The upside was that we got to see the Eiffel Tower one last time.
After returning from our holiday, my father visited the doctor to get a second opinion on his sore hip. He was originally told the pain was caused by a kidney stone. I felt it might be a fracture.
After running tests, he was informed that his cancer had spread.
April 22, 2014 at Versailles, France:
May 22, 2014 in Winnipeg, Manitoba:
You cannot even begin to scratch the surface of Paris over the course of two days, but as that was the only time we had, a double-decker bus tour gave us the Coles Notes version. My father also appreciated it as it meant less walking on cobblestones and other uneven surfaces that were causing him severe hip pain. Our first stop was Notre-Dame Cathedral. I'm not sure why I'm so drawn this to place but there's something about it that makes me feel at peace. Perhaps it's the way the light reflects prismatic through the stained glass windows. Perhaps it's the creepy gargoyles. A service was underway when we entered. All was quiet. Before our trip, I visited the Notre Dame website and submitted a prayer request for my father. Part of me knows this is ultimately meaningless but my non-skeptical self was willing to try anything if even the most minute exertion of positive energy could somehow make him better.
After the walk-through, I took my father around back past lush pink cherry blossoms in full bloom to Pont de l'Archeveche, the most famous of Paris' many "love lock" bridges. Normally a rite of passage for couples young and old (of whom I question how many are still together), I instead wanted to use the opportunity to place two intertwined locks with mine and my father's name on it - a way to commemorate our adventure and leave a piece of ourselves forever in this great city:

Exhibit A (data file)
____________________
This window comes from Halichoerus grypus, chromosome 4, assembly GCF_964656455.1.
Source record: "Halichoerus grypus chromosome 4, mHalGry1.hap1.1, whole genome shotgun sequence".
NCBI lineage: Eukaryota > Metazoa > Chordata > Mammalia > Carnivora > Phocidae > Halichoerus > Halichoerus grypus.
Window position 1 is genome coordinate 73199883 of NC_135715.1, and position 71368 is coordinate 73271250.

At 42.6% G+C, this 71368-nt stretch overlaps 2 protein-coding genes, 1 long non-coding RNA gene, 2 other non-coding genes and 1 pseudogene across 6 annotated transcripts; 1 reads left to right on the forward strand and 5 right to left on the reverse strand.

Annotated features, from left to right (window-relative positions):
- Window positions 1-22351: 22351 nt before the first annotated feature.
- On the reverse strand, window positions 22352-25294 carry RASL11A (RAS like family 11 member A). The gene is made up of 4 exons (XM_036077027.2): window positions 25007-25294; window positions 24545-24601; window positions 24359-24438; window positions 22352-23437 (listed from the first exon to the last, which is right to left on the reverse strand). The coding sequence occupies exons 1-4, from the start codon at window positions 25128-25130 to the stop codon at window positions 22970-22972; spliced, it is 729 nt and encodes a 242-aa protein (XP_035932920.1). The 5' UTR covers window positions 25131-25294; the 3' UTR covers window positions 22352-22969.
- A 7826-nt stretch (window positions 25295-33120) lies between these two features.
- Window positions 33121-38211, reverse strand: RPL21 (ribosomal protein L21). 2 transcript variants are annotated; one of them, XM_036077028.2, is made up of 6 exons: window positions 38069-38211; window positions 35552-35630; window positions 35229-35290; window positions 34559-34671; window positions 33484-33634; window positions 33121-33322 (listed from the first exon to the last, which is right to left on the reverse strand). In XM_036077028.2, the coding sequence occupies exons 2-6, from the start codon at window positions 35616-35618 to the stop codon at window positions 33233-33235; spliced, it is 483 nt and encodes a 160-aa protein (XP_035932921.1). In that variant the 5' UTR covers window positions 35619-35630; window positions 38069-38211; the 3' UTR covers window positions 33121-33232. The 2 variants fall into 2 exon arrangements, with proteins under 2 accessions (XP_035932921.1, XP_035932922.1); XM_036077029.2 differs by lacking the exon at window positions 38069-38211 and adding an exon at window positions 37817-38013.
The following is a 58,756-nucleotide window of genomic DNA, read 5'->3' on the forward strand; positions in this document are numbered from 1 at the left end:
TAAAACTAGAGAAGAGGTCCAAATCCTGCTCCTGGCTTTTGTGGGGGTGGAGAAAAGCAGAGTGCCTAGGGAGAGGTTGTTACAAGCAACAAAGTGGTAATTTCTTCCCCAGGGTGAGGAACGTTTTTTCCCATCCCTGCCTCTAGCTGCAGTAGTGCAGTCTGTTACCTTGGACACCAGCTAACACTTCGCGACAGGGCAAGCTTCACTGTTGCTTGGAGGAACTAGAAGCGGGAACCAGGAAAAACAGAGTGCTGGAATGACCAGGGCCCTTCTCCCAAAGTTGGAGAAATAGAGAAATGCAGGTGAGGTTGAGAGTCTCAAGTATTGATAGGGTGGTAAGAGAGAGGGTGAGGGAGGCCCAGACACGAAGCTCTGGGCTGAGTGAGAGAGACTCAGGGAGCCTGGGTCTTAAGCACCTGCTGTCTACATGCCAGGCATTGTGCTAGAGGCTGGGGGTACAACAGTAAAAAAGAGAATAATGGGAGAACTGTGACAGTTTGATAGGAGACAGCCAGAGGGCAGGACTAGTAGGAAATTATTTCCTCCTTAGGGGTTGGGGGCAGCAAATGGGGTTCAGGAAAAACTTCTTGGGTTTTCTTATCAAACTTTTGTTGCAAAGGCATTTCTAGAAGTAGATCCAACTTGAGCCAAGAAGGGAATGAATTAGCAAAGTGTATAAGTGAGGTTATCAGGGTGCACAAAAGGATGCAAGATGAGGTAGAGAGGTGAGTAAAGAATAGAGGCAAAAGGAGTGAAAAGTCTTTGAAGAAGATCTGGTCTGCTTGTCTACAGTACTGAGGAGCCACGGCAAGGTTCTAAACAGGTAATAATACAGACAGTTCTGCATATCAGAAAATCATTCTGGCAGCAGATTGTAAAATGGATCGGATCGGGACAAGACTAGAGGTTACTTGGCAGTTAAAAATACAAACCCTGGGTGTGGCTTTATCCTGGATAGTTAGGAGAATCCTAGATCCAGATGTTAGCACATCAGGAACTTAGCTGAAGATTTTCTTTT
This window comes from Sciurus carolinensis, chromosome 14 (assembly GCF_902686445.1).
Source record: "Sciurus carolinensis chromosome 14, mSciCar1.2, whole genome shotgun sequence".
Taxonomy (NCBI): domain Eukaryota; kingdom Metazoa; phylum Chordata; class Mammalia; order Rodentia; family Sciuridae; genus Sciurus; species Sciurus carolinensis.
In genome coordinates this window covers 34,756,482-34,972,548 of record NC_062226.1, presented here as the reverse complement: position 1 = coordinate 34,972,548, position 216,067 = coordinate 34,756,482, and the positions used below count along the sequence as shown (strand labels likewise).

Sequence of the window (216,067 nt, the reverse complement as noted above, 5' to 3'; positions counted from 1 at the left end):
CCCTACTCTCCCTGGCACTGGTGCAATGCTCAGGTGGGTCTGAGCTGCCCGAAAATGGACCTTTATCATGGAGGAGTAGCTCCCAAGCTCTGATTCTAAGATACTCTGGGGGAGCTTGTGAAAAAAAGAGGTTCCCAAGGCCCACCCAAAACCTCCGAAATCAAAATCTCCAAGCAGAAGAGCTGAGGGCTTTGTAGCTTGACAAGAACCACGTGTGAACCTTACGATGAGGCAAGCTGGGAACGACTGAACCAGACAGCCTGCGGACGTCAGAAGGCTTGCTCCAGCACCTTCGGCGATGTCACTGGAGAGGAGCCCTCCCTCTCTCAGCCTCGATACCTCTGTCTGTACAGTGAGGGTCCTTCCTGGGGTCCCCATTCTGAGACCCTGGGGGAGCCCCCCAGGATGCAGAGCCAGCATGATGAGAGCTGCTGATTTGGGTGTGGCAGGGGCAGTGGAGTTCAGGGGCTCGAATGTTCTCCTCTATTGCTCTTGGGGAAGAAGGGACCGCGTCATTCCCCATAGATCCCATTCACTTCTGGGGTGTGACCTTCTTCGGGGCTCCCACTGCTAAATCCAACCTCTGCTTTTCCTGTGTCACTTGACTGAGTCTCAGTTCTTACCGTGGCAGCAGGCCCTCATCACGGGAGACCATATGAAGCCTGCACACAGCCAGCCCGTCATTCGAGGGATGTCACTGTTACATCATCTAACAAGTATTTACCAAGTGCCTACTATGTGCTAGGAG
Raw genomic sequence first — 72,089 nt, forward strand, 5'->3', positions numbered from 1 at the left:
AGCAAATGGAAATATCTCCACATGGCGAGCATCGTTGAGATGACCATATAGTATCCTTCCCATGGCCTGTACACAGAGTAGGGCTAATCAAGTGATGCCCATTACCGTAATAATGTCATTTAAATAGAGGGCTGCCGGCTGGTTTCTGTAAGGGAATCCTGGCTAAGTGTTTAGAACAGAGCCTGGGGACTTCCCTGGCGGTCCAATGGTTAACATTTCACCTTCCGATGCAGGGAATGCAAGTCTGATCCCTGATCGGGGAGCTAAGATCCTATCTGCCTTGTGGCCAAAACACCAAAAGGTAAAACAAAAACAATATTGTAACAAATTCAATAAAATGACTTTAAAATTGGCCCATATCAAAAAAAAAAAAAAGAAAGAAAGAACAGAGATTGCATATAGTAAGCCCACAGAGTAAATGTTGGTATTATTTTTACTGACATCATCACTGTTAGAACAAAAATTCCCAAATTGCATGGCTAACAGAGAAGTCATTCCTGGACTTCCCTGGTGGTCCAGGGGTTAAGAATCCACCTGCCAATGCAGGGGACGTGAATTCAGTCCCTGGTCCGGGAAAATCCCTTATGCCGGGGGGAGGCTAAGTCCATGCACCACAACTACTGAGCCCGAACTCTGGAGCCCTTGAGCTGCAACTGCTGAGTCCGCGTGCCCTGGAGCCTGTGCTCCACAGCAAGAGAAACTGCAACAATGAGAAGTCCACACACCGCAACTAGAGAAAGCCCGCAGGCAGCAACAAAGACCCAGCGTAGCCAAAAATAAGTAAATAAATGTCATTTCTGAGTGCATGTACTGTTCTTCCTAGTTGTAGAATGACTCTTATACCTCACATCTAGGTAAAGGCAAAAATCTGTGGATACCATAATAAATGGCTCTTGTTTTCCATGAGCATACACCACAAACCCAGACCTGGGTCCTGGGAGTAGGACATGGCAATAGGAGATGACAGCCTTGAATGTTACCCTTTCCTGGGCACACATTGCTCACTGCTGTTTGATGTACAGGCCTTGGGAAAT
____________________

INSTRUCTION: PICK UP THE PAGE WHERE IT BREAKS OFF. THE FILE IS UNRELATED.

Some consider this vandalism, a blight on the city's architecture. I suppose it ultimately is. Defacement can be interesting though. Artistic even.
Onward we visited the Conciergerie, once a former palace and then a revolution-era prison. It is known as the last residence of King Louis XVI and his wife Marie Antoinette before they were brought to the guillotine. It's interesting to me how France, in most instances, avoids mention of the darker aspects of its past; times that have changed the course of history and continue to influence social and political movements today. For example: how many people walking by it know the significance of Place de la Concorde? Or realize that the cobblestones they walk on here were once part of the Bastille? In contrast, England (their biggest rival) has made an economy out of morbid tourism. The London Dungeons even contain a ride, whizzing tourists past decaying fake corpses and plasticized vomit, all to "educate" people on the history of the Black Plague. The Conciergerie just contained replica prison cells, authentic personal items from Marie Antoinette's quarters, and a registry of everyone executed during the Revolution. I'm happy to report that no Clague was listed.
Art, culture, history…Paris has all of these in spades. And her citizens know it. There is a pride of place here that is often mistaken for arrogance. People know they are on a world stage and don't squander the opportunity to take the lead. Naturally beautiful and alluring Parisian women dress as if on their way to a photoshoot with Vogue, confidently walking the streets like a runway even when wearing second-hand thrift items (such as one twenty-something I sat next to on a subway to Montmarte that had the most original, compelling style I have ever laid eyes on). And then there are French men...
I'm not sure if French men are naturally more amorous than others or if it's some deep-felt urge to conquer over something like Napoleon, but Paris is definitely the city for single ladies. You will get hit on every day. Oftentimes with lines that would merit a sharp slap across the face in North America: